For steak lovers, there is nothing like slicing into a thick, juicy steak straight from the grill or pan. Unfortunately, if your steak knife is dull, that pleasure can quickly turn into frustration as the dull knife tears the steak apart instead of slicing it.
Steak knives come with edges which are:
- Hollow Ground
Hollow ground knives have small indentations, or air pockets, above the knife's edge. The air pockets prevent food from sticking to the knife and allow the user to cut thinner slices.
Sharpening steak knives with serrated edges can be challenging. However, we will look at how to sharpen a steak knife whether the edge is serrated, straight or hollow, so you will be able to slice into a juicy steak the next time it is served.
1. Select a Knife Sharpener
Before you can sharpen your knives, you need to have a knife sharpener. There are three basic types:
- Sharpening steel or rod
- Sharpening stones or whetstone
- Electric knife sharpeners
If you own a nice set of chef knives, then the set may have come with a sharpening steel. However, you can also buy one separately just like you can any other types of sharpeners.
Most department stores or kitchen supply stores will sell a variety of sharpeners, including all of those listed above.
2. Gather Supplies
Before you begin sharpening your blades, collect these supplies to keep the counters or table top free from metal burrs.
- A soft, dry cloth
- Mineral Oil
- Glass of water
The oil or water is for sharpening knives with whetstones to keep from damaging the stone. Almost any type of oil can be used with the stone, but mineral oil is inexpensive and easy to find as it is sold at most pharmacies.
3. Sharpening a Serrated Knife
Although a sharp straight edge knife is better for cutting a steak, serrated knives stay sharper longer. However, since their edges can change during the sharpening process, they should only be sharpened when you notice they are dull.
Before beginning, place newspaper over the counter or table top where you’re working to catch the minute metal shavings that will fall off while sharpening the blades.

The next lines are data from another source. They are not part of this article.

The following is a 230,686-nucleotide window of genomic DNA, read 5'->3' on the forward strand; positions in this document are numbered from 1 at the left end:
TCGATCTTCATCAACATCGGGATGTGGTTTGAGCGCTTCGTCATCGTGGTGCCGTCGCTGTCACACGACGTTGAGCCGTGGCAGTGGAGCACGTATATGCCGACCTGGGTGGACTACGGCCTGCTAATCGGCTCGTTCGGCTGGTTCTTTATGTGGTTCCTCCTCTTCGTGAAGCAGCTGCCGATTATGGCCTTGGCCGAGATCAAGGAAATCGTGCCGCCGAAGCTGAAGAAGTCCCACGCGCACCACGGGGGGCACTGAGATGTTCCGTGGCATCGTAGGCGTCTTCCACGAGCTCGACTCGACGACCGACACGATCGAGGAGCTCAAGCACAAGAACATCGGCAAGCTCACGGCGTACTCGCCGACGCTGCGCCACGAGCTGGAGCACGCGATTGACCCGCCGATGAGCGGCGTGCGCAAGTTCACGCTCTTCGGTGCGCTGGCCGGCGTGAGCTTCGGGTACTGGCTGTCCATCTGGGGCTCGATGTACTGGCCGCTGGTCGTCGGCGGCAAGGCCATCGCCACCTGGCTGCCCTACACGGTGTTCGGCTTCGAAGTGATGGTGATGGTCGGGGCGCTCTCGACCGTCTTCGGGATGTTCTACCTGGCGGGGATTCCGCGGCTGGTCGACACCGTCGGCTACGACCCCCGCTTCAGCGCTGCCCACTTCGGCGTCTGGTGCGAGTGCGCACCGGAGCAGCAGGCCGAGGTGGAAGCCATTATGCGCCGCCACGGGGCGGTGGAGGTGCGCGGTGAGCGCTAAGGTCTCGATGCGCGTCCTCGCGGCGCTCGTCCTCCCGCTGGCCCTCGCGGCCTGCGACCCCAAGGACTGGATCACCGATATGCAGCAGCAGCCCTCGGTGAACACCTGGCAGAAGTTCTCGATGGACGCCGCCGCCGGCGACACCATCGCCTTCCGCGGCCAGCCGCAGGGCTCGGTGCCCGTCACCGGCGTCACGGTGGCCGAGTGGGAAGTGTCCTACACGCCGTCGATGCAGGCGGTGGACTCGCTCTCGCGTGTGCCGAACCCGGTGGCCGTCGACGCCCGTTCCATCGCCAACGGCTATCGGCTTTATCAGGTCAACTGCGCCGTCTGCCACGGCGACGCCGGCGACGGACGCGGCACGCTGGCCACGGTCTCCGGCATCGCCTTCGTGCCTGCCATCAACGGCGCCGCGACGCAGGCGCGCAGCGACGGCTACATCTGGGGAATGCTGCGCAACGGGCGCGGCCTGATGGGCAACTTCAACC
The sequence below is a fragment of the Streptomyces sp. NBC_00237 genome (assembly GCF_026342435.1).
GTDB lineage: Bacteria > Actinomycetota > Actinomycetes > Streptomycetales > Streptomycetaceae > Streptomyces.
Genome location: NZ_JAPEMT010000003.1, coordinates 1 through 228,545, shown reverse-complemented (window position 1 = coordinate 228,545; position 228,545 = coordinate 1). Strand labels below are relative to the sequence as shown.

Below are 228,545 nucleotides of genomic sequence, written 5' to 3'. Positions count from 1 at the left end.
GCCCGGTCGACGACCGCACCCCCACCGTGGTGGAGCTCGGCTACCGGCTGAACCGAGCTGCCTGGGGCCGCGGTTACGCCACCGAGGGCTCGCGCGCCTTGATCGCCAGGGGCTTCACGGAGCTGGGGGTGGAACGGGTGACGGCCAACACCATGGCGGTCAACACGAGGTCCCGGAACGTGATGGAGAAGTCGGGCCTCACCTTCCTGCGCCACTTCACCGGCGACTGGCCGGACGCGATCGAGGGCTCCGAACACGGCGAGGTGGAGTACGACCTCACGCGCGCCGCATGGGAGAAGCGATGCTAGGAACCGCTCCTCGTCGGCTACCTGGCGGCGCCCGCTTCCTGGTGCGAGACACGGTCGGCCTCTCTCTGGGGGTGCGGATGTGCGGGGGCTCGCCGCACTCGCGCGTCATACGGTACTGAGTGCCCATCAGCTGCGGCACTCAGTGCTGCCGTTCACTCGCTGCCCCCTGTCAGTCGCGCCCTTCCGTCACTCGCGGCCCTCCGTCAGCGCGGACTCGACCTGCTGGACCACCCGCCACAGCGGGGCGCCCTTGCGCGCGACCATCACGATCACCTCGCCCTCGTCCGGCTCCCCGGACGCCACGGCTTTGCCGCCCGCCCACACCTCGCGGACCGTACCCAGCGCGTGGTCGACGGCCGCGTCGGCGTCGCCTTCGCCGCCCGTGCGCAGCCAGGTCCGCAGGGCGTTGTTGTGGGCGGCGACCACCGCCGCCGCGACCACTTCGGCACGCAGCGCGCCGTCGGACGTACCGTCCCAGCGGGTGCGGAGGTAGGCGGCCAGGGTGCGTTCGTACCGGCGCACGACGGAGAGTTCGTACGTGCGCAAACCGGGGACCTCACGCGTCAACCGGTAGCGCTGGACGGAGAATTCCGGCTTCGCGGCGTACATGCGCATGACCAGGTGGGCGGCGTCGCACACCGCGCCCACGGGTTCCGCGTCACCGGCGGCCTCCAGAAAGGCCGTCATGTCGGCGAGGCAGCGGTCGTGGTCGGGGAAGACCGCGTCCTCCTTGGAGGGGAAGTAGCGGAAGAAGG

To learn how to sharpen a steak knife with a serrated edge, you should know which type of sharpener to use. A handheld knife sharpener works better for serrated edges than electric sharpeners because the serrations need to be sharpened individually.
So, the best tool to use would be a sharpening rod that fits between the serrations. Some knife manufacturers recommend rods made from ceramic, but there are metal ones as well.
If you look at both sides of the knife, you will notice one side of the blade angles down slightly before the serrated edge. The blade is known as a beveled edge blade, and it is the only side on which a serrated knife should be sharpened.
When sharpening the steak knife, hold the rod so it is perpendicular to the beveled edge and so the rod fits into the serration. Work over the newspaper, so any shavings or burrs will fall onto it, making clean up easier.
Lightly move the knife along the serrations. Stop after a few strokes to check the other side of the knife for metal burrs.
Move your thumb carefully over the edge to feel for tiny, sharp metal pieces, which are the burrs. If you feel them, move onto the next set of serrations.
After sharpening each serration, lightly move each side of the knife over the sharpening tool a few times to remove the burrs. Once the burrs are gone, rinse the knife blade on both sides with water and dry it a clean cloth to remove any dirt or metal shavings sticking to it.